A richly satisfying period piece


on October 23, 2008 by Richard Mowe

This incredible true-life yarn told in a gripping and masterly manner by Clint Eastwood finds Angelina Jolie, after her impressive portrayal last year of Mariane Pearl in A Mighty Heart, responding robustly to the demands of playing a single mother under siege from all sides.

Some stories need room to breathe. Changeling is one of them—a point that Eastwood has taken to heart with a carefully paced narrative that exerts a powerful sway as each denouement is revealed. Despite the lengthy running time, the suspense and momentum does not let up for a moment as Eastwood confronts some of his favored themes, with the underdog facing the might of judicial, police and political corruption.

It is amazing that no one has thought to turn the events depicted into a film before now, particularly given their notoriety as the “Wineville Chicken Murders,” which were well documented at the time. Opening in Los Angeles in 1928, Christine Collins (Angelina Jolie) is seen saying goodbye to her son Walter, who’s being left at home as she goes off to work for some unexpected overtime.

On her return, she discovers he has vanished. Frantic and continuous searches over a period of weeks produce no clues as to his whereabouts. Then, strangely, the police find a boy who claims to be Walter. In a welter of stage-managed publicity, the boy is returned to Christine as the cops seize the moment of glory—yet she knows he is not her son.

Christine, a telephone company supervisor, then has to surmount all manner of obstacles to find out the truth—not least the attempt by the police to besmirch her reputation by placing her sanity on the line as a hysterical woman whom they engineer to commit to a mental asylum. Enter John Malkovich as a campaigning minister who uses his weekly radio show to highlight the case and also the dubious conduct of the police department. He becomes a crucial ally.

Up to this point, the film has rested squarely on Jolie’s shoulders, but as the threads begin to unravel and her unshakable faith gains focus, it opens out. When a teenager (Eddie Alderson) tells the authorities about the horrific murders of some kidnapped boys in Riverside County, all perpetrated by a creepy young man (Jason Butler Harner), the scene is set for a serious confrontation with the city powerbrokers and the upholders of public order and decency.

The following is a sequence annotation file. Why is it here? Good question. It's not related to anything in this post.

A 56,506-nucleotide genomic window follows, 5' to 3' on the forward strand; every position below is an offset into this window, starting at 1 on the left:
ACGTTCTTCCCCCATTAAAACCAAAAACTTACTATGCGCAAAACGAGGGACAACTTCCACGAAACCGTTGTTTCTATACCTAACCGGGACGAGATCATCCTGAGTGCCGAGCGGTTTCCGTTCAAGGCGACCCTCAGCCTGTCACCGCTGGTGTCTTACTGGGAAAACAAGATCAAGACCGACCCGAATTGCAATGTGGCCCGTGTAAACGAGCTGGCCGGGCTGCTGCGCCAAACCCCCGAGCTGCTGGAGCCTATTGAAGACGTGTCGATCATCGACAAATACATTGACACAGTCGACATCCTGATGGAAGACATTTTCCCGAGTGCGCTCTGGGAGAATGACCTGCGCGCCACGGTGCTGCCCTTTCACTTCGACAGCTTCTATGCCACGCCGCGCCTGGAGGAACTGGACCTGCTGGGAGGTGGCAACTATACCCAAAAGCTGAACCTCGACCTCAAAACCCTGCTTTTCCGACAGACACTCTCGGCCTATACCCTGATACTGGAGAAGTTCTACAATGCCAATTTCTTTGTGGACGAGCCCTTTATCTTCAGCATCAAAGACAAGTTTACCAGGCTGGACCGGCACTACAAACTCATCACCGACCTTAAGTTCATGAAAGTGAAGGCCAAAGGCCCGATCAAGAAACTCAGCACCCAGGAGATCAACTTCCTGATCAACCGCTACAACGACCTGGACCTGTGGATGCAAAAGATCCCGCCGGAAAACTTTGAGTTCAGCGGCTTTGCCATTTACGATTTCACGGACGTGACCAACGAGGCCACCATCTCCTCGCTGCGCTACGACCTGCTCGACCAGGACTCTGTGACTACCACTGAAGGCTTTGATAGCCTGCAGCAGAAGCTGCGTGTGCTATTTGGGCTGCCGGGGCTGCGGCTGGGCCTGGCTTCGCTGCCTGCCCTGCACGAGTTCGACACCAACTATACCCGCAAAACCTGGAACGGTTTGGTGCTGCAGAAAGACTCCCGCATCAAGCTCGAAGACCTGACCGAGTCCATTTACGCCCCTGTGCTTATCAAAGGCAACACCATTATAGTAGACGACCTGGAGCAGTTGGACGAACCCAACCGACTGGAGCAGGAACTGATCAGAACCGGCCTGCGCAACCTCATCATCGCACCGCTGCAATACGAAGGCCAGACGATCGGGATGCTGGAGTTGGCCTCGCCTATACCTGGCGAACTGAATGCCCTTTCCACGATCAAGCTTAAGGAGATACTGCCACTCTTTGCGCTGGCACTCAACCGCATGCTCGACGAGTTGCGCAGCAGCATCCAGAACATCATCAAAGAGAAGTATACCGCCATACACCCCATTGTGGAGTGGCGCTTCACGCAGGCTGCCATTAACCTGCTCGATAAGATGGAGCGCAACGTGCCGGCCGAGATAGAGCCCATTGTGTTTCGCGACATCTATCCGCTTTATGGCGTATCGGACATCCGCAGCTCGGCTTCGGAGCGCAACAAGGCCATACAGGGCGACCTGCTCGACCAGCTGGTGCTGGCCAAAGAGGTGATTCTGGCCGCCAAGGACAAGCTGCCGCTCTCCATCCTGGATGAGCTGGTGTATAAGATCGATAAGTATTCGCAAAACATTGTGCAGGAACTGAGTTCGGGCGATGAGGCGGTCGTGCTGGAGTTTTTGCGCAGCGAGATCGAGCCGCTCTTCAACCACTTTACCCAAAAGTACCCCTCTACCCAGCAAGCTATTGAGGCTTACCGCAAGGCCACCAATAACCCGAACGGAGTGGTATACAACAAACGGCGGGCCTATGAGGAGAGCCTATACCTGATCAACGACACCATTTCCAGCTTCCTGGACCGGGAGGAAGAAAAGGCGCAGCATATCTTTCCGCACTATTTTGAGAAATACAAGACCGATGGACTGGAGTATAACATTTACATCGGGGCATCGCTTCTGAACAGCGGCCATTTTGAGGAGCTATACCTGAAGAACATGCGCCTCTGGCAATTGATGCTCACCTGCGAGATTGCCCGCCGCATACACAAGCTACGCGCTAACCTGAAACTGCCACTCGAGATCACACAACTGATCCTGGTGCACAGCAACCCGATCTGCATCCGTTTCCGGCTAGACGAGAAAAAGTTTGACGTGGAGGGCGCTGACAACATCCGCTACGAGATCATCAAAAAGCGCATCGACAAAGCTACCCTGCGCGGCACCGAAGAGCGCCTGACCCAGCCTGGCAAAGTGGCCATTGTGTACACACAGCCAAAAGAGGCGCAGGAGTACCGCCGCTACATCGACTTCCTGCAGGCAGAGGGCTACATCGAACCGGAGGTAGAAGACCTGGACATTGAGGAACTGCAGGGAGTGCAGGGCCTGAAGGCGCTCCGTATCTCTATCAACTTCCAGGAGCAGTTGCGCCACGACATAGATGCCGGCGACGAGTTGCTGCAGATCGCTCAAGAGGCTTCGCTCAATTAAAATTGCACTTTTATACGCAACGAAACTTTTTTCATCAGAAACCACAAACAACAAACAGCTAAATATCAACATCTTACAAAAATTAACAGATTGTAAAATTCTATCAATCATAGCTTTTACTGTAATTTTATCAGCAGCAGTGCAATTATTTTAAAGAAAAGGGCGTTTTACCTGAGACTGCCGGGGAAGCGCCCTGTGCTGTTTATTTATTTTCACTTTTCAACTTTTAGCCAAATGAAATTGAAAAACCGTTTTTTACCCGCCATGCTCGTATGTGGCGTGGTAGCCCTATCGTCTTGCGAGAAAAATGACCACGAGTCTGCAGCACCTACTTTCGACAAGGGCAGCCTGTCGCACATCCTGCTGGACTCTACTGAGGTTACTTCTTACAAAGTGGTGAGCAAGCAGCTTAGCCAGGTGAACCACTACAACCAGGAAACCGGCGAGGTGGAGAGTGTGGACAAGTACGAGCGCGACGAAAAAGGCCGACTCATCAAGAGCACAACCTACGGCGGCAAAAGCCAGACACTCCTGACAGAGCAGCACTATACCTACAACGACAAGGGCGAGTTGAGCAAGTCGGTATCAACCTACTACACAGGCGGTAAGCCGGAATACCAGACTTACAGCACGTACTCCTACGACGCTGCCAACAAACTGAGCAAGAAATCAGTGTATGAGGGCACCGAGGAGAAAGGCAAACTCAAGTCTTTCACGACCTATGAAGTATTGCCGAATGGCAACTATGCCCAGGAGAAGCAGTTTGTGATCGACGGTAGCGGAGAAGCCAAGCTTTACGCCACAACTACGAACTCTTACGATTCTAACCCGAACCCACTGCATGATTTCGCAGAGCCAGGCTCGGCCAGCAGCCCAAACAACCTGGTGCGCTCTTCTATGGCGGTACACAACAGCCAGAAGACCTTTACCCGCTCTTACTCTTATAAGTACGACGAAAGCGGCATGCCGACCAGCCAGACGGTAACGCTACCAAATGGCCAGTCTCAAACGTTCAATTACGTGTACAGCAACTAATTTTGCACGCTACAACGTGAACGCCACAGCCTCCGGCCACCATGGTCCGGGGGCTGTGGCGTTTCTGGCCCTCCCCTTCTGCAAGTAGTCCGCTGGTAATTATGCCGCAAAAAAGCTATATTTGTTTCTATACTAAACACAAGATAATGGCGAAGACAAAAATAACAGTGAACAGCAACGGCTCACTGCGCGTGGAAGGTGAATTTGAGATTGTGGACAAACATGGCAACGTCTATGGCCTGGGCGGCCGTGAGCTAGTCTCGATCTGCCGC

A lesser filmmaker might have been tempted to sensationalize further the already shocking events, but Eastwood knows intuitively that the story can speak for itself and adopts a measured approach. All the supporting characters have been meticulously cast while the sense of place and period (lensed by Tom Stern) have been authentically recreated.

The aftertaste is of a richly satisfying film made by a craftsman at the peak of his directorial powers.

Distributor: Universal
Cast: Angelina Jolie, Jason Butler Harner, Jeffrey Donovan, Colm Feore, Michael Kelly, John Malkovich and Amy Ryan
Director: Clint Eastwood
Screenwriter: J. Michael Stracznski
Producer: Brian Grazer
Genre: Drama
Rating: R for some violent and disturbing content, and language
Running time: 141 min.
Release date: October 24

Tags: Clint Eastwood, Angelina Jolie, true story, Jeffrey Donovan, Colm Feore, John Malkovich, Amy Ryan, J. Michael Straczynski

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1 Comment

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